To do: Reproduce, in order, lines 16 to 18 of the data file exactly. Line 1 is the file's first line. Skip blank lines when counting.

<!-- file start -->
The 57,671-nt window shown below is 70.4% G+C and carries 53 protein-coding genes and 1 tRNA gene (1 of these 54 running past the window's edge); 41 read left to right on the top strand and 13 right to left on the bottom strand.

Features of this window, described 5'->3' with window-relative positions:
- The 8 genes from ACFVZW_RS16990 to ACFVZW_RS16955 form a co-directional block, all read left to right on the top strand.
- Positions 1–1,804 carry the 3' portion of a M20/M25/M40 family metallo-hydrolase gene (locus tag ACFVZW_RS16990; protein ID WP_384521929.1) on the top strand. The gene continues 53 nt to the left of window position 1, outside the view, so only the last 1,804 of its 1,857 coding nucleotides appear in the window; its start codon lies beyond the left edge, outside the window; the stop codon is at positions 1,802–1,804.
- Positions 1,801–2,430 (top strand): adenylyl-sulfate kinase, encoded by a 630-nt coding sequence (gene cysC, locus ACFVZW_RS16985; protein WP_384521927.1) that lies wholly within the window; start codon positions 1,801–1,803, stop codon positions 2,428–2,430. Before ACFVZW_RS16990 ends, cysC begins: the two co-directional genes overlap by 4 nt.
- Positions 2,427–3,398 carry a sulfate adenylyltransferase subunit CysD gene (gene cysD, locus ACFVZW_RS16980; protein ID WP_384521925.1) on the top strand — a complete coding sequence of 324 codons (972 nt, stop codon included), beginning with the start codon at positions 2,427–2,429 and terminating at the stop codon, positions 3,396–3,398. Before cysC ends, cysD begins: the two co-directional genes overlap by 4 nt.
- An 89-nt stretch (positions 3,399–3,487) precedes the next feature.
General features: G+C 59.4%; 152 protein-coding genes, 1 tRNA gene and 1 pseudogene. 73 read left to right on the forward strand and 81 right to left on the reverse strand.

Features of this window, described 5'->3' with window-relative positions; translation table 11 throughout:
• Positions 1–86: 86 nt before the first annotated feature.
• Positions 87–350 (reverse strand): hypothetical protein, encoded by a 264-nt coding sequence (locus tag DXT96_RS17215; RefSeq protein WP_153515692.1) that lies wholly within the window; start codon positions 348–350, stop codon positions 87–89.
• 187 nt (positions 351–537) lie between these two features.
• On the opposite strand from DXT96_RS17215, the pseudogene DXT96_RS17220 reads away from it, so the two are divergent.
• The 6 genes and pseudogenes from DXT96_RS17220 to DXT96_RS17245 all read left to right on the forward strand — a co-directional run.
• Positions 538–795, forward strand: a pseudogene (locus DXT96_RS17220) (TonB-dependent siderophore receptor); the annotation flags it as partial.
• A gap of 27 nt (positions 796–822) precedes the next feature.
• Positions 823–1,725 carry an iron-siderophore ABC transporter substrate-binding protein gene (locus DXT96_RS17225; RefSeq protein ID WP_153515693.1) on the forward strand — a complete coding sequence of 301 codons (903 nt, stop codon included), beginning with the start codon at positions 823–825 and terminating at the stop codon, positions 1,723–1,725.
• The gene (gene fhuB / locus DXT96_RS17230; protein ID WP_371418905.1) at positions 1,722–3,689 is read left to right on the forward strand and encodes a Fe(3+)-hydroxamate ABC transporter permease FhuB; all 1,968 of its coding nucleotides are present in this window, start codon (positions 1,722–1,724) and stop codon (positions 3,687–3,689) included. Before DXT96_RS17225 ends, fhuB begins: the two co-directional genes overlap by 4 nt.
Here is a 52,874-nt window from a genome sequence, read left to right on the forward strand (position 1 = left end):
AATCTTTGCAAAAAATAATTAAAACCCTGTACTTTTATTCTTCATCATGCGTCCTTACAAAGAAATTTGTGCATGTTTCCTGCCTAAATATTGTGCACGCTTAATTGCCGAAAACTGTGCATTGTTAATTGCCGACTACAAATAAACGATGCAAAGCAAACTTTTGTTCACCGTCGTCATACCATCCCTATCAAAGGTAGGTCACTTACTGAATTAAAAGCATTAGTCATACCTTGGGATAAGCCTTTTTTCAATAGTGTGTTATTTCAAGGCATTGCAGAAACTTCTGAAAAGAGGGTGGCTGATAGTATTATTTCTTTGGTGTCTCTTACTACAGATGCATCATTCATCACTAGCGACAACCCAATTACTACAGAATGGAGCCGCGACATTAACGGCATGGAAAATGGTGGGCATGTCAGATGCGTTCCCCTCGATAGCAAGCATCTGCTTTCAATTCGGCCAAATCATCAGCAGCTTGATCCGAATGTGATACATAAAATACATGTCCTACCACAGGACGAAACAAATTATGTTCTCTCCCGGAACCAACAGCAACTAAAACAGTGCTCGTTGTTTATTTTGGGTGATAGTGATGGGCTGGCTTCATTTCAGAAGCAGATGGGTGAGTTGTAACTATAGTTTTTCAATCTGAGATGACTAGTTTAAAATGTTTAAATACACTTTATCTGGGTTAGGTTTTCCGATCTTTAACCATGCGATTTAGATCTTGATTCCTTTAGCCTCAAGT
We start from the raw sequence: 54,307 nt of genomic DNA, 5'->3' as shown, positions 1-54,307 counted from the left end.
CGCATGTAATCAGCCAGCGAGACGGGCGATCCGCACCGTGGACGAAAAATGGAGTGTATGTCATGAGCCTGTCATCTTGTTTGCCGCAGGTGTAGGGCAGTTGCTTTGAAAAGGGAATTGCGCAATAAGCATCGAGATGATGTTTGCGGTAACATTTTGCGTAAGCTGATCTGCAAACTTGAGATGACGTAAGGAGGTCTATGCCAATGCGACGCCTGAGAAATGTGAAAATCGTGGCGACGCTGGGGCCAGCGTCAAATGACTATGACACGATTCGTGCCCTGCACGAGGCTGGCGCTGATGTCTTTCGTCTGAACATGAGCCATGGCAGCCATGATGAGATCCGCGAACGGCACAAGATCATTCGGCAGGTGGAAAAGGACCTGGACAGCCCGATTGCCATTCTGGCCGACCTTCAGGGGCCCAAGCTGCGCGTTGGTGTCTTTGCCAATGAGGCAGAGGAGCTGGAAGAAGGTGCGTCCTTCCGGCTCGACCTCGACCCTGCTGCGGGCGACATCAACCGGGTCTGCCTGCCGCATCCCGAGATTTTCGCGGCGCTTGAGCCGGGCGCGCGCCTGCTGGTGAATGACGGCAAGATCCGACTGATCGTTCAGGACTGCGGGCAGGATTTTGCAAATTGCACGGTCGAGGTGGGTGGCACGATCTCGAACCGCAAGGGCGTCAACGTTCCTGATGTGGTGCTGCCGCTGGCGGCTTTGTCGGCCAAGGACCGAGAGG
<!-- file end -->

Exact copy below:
• A gap of 27 nt (positions 796–822) precedes the next feature.
• Positions 823–1,725 carry an iron-siderophore ABC transporter substrate-binding protein gene (locus DXT96_RS17225; RefSeq protein ID WP_153515693.1) on the forward strand — a complete coding sequence of 301 codons (903 nt, stop codon included), beginning with the start codon at positions 823–825 and terminating at the stop codon, positions 1,723–1,725.
• The gene (gene fhuB / locus DXT96_RS17230; protein ID WP_371418905.1) at positions 1,722–3,689 is read left to right on the forward strand and encodes a Fe(3+)-hydroxamate ABC transporter permease FhuB; all 1,968 of its coding nucleotides are present in this window, start codon (positions 1,722–1,724) and stop codon (positions 3,687–3,689) included. Before DXT96_RS17225 ends, fhuB begins: the two co-directional genes overlap by 4 nt.